For the week ending 16 April 2016 / 8 Nisan 5776

The Dichotomy of a Jew

by Rabbi Dani Zwick
Become a Supporter Library Library

As we celebrate the birthday of our nation on Passover, we are annually confronted with the opportunity to refresh, refocus and rethink our unique role as a member of the "Chosen people". G-d's plan from the beginning of time was to designate a nation of leaders and mentors that will serve as a role model for the entire world to learn how to fulfill G-d's purpose for life. Although the seeds for producing such a nation began way back in the Garden of Eden, it only began to truly take shape with our patriarch Avraham Avinu. It was only to Avraham that G-d promised that this special nation will be formed from his offspring, and only from those who continued in his ways and lived according to his teachings. The final production of this nation occurred only after hundreds of years in the making when G-d fulfilled His promise to Avraham. G-d took the “new and improved” nation of Israel out of the womb of Egypt and brought them in His arms to Mount Sinai to give them the Torah. It was then and there that the pact was made and our job as being mentors for the world began.

As with any high-powered position, to succeed in fulfilling the task one must face difficult challenges. As a wise man once said, "If it’s too easy, you're probably not doing a good job". As a nation, the Jewish People have had no shortage of challenges. But individually, there is also a specific challenge that we need to face daily. One that keeps us focused on who we are. And on Passover every year we are commanded to internalize the mindset needed to face this challenge.

We are challenged to understand our exalted position while at the same time realize its frailty. To be humble and proud at the same time. A seemingly paradoxical mindset to maintain, if at all even possible. On one hand we must realize that we were handpicked by the King of the universe for the most important job of teaching and leading mankind. On the other hand we are constantly reminded that we are nothing but flesh and blood like any other creature, and without G-d imbuing us with His wisdom we would not amount to much at all. On top of that we are constantly reminded of the sweat, tears and blood it takes to maintain our exalted position and the consequences we must face if we don't live up to the task.

This mindset was in fact portrayed to us right from the onset. The Midrash Rabba, at the beginning of Bamidbar, explains that the Torah was given to the Jewish People with "aish u’mayim" — fire and water. Mayim, water, represents humility, as Chazal explain: "Just as water leaves a higher level and goes to a lower level, so too the words of Torah are held only by one who is humble.” Aish which means fire, constantly ascends, representing the confidence and assuredness we are given to fulfill our mission and face any challenge along the way.

The Pesach Seder comes around yearly on our national birthday to help us with our task, and enables us to internalize this mindset. The Si’ach Yitzchak on the Haggadah notes that the various events of the Seder night are outright paradoxical. On one hand we are commanded to remind ourselves that we were slaves in Egypt, and on the other we must feel like free men who serve no one other than G-d. We sit and eat "poor man's bread", yet we are commanded to do so while reclining like kings. We are commanded to overindulge in wine like aristocrats, yet only as another reminder that it was G-d Who took us out of slavery. We eat maror to remind us of the ongoing bitterness we face in life, yet we dip it in excess amounts of sweet charoset in the manner of royalty.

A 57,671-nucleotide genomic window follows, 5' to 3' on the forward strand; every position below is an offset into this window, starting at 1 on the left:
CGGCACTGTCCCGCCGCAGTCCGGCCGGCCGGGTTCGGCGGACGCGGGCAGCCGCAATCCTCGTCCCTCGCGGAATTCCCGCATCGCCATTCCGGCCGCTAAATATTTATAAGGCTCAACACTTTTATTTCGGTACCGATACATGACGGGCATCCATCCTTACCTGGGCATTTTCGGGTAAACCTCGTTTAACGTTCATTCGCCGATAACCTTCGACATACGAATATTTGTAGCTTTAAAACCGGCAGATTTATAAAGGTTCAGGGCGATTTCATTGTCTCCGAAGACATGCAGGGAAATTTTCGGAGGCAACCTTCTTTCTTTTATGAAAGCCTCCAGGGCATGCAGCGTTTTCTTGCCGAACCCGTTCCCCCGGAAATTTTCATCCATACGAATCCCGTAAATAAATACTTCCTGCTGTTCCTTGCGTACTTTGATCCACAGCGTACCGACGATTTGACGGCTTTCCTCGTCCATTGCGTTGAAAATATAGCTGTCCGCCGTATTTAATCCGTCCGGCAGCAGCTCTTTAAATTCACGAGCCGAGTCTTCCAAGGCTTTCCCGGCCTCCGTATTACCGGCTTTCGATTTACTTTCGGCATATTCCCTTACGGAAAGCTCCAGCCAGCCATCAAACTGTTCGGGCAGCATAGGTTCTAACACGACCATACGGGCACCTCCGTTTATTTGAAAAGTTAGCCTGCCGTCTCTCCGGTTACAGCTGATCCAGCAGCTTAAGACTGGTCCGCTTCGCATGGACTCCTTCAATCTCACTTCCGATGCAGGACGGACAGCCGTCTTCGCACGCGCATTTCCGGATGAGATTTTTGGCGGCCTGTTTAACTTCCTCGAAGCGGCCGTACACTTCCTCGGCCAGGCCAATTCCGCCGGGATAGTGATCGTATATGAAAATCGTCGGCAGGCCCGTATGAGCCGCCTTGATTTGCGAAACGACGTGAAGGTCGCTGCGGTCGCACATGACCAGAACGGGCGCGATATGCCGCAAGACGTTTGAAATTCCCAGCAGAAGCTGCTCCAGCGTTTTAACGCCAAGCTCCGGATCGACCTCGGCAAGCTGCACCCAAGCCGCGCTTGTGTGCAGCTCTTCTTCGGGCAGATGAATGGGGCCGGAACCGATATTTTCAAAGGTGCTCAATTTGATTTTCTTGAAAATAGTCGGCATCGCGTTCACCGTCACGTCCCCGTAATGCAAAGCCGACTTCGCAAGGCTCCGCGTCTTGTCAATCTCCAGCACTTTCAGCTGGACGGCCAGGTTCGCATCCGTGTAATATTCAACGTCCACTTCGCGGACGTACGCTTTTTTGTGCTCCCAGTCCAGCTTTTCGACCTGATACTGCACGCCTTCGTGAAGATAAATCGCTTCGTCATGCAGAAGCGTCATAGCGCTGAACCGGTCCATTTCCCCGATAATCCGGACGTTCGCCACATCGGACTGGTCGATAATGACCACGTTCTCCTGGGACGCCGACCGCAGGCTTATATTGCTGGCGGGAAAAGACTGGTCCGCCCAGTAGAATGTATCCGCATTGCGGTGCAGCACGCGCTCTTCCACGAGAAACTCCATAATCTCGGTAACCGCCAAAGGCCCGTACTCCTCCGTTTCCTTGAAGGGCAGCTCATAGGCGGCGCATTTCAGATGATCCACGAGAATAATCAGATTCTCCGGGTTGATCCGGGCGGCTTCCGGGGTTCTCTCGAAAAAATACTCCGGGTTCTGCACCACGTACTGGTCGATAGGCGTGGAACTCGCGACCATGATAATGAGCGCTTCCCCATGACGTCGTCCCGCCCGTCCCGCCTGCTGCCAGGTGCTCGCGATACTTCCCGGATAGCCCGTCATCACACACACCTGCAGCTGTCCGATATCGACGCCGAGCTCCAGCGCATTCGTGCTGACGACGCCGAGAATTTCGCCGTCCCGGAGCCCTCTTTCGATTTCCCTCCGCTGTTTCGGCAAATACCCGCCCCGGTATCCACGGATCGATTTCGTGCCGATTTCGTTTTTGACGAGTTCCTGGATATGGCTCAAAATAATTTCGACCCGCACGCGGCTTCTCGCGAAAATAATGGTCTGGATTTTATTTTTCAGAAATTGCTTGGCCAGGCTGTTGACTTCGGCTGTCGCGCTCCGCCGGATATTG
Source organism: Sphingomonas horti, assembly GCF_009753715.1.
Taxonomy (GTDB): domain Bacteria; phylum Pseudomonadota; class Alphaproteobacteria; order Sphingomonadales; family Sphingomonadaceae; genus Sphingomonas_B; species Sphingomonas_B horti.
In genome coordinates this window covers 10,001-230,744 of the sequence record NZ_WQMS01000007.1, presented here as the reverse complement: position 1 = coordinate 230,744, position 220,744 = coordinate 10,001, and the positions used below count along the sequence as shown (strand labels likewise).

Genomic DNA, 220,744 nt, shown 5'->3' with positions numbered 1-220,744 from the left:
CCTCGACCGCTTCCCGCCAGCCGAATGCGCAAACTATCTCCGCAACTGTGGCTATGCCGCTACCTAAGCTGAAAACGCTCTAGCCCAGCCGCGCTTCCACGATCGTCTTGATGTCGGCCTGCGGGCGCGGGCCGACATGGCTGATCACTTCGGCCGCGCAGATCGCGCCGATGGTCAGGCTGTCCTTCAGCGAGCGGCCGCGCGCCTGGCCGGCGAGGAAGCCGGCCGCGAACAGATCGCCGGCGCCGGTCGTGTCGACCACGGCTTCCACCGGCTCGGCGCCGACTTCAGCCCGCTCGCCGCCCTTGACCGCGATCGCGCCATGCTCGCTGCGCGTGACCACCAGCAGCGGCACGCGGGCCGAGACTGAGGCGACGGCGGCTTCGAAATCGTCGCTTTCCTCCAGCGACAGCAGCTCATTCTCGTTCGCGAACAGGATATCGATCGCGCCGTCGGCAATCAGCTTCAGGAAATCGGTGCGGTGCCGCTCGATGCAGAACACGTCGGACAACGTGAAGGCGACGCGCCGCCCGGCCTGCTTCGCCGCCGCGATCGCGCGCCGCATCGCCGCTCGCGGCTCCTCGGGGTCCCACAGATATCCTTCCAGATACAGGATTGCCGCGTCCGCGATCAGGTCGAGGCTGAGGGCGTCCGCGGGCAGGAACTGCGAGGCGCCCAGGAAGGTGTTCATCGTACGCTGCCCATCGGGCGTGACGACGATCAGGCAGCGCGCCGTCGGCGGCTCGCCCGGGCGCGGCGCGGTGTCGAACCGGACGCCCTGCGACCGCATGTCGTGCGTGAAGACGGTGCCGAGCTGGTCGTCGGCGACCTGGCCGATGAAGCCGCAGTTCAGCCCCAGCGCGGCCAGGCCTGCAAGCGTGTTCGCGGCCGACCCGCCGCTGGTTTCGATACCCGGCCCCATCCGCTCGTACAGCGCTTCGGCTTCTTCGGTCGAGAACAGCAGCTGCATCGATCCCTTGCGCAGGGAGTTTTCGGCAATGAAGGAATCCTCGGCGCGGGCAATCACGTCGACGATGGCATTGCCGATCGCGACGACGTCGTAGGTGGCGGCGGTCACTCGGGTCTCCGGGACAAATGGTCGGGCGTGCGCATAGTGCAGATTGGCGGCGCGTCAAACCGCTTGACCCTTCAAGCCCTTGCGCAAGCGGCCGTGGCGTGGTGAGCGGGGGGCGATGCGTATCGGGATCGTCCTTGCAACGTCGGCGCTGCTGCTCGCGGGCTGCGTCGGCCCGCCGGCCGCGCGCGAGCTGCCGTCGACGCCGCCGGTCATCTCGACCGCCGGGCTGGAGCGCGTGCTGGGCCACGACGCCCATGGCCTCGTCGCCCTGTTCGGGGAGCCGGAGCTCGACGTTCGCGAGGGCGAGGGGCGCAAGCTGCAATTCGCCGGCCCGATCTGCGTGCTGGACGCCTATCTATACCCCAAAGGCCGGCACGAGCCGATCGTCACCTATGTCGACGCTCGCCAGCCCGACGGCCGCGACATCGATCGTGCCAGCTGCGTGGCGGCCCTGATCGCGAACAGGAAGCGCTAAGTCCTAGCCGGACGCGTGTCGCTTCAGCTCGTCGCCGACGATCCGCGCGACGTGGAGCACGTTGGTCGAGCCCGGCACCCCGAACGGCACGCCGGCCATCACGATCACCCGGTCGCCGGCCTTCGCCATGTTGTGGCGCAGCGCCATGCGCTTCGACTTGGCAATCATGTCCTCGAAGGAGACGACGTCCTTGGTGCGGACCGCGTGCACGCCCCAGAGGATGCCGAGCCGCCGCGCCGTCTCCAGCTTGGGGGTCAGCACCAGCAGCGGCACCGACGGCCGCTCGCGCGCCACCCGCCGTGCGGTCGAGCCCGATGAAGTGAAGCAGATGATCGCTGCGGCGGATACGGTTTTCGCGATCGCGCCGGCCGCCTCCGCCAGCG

The mitzvot of Seder night and even the contents of the Haggadah are filled with this “double message”. On one hand we are to feel like kings living with unlimited wealth, and on the other we must feel like embittered slaves with nothing of our own other than the barest of necessities. These two opposite mindsets are exactly what we need to internalize into our daily mindset needed to fulfill our year- round mission. We must never forget that we come from a very long line of leaders who have earned the honor of being part of G-d's chosen nation. We must know that we have within us the power to follow in their footsteps and become just as great in our own right. As Jews, we have so much to be proud of and so much to strive for. However, humility means that while we embrace our mission, possessing all the greatness and uniqueness it entails, we are not aggrandized by the role we were given. Rather, we humbly and solemnly accept our obligation, and constantly remember that it is G-d Who has entrusted us with so much talent and potential.

To live daily as a proud Jew who can fulfill the exalted mission of being a mentor to mankind, one must always remember our humble beginnings and the source of our power. May we all merit celebrating a “Chag Kasher v'Somayach”!

© 1995-2024 Ohr Somayach International - All rights reserved.

Articles may be distributed to another person intact without prior permission. We also encourage you to include this material in other publications, such as synagogue or school newsletters. Hardcopy or electronic. However, we ask that you contact us beforehand for permission in advance at [email protected] and credit for the source as Ohr Somayach Institutions

« Back to Pesach

Ohr Somayach International is a 501c3 not-for-profit corporation (letter on file) EIN 13-3503155 and your donation is tax deductable.